skip to Main Content
Loretta Bourque

Currentobituary.com

A dedicated activist who advocated for New Bedford’s neighborhoods, Loretta Bourque (1920-2018) was referred to as “Mayor of the South End” for her special commitment to this section of the city. Through the Cove Street Neighborhood Association, Loretta led efforts against such problems as negligent absentee landlords, crime and drugs. Loretta’s influence was a key factor that led the New Bedford City Council to pass the city’s Problem Properties Ordinance.

A dedicated activist who advocated for New Bedford’s neighborhoods, Loretta Bourque (1920-2018) was referred to as “Mayor of the South End” for her special commitment to this section of the city. To make New Bedford a better place, Loretta worked to address such problems as negligent absentee landlords, crime and drugs.

A lifelong resident of New Bedford’s South End, Loretta was the daughter of Italian immigrants Carmine and Grazia (Donato) Marinelli. She was an active member of Our Lady of Guadalupe Parish at St. James Church, where she would regularly exchange ideas with Pastor Craig Pregana after Mass each Sunday. Loretta graduated with honors from New Bedford High School in 1938. That May, she received a National Honor Society Scholarship to attend Drake University in Des Moines, Iowa. Due to the poverty of the Great Depression, she needed to find work and was unable to attend college. From 1961 until her retirement in 1980, Loretta was a clerk and then office supervisor at Greater New Bedford Regional Vocational Technical High School (GNBVT).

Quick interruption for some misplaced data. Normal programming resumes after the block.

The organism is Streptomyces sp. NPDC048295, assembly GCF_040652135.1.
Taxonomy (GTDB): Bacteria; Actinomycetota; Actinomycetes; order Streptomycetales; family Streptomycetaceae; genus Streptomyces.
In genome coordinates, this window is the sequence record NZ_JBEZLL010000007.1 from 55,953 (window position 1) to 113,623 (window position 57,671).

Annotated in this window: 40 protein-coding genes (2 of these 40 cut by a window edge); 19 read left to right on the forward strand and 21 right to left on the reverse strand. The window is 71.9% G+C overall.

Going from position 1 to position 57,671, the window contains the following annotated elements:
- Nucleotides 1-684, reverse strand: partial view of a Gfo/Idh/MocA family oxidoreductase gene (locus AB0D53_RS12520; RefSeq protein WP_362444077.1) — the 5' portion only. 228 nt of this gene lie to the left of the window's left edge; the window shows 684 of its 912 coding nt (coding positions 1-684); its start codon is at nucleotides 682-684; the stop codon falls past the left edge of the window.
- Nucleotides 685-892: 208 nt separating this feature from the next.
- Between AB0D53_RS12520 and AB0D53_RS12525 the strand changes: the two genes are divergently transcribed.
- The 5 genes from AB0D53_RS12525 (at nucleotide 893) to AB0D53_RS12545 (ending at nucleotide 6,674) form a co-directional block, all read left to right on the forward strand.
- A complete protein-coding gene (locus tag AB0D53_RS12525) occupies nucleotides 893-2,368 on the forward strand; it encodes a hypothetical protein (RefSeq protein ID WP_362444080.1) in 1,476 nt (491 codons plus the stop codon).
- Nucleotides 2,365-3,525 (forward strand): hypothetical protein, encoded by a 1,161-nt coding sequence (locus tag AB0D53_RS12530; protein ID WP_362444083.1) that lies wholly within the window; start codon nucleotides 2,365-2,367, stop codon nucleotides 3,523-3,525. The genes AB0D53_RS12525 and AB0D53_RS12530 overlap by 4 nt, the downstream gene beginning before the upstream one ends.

Loretta was active in numerous community and church organizations throughout her life. In 1963, she joined the South End Civic Association and served as vice-president and interim president. She helped organize the Catholic Social Services Food Pantry and coordinated the pantry’s volunteers. In June of 1989, Loretta became a founding member of the Cove Street Neighborhood Association and was its president, meeting monthly to discuss concerns of residents and to move these ideas to local leaders. Loretta also led the planning of the Association’s annual events, including the Cove Street Neighborhood Association Family Fun Day as well as the Halloween Parade and the Holiday Tree Lighting. For 60 years, she was a member of the Society of St. Vincent de Paul, where she made sure there were enough funds to face emergencies.

Honors and awards acknowledged Loretta’s persistent advocacy. She was named the 2000 Massachusetts Crime Watch Senior Citizen of the Year and the 2003 Standard-Times New Bedford Woman of the Year. In 2011, the City of New Bedford, led by Mayor Scott Lang, named the Loretta Bourque Park in her honor on Ruth and Salisbury Streets in her beloved South End. She was a 2018 GNBVT Career Achievement Inductee.

Upon her death on August 28, 2018, New Bedford leaders celebrated her legacy. Mayor Jon Mitchell stated, “Loretta was a force of nature. She was intelligent, had boundless energy, and was committed to her core that the Cove Street neighborhood where she lived for almost 100 years received the same attention and care as every other in the city.” He added that she continued to lead neighborhood meetings and hold public officials accountable even in her late 90s. Former Mayor Frederick Kalisz remembered Loretta as a fearless leader in the fight against crime, corrupt absentee landlords and drugs. At-Large City Councilor Ian Abreu posted on Facebook, “Loretta especially loved the children of our city, and always wanted to make sure they were safe and advocated for.” Abreu explained that Loretta’s influence was a key factor that led the City Council to pass the city’s Problem Properties Ordinance.

Ann O’Leary

Information from

Print Friendly, PDF & Email
Translate »
Back To Top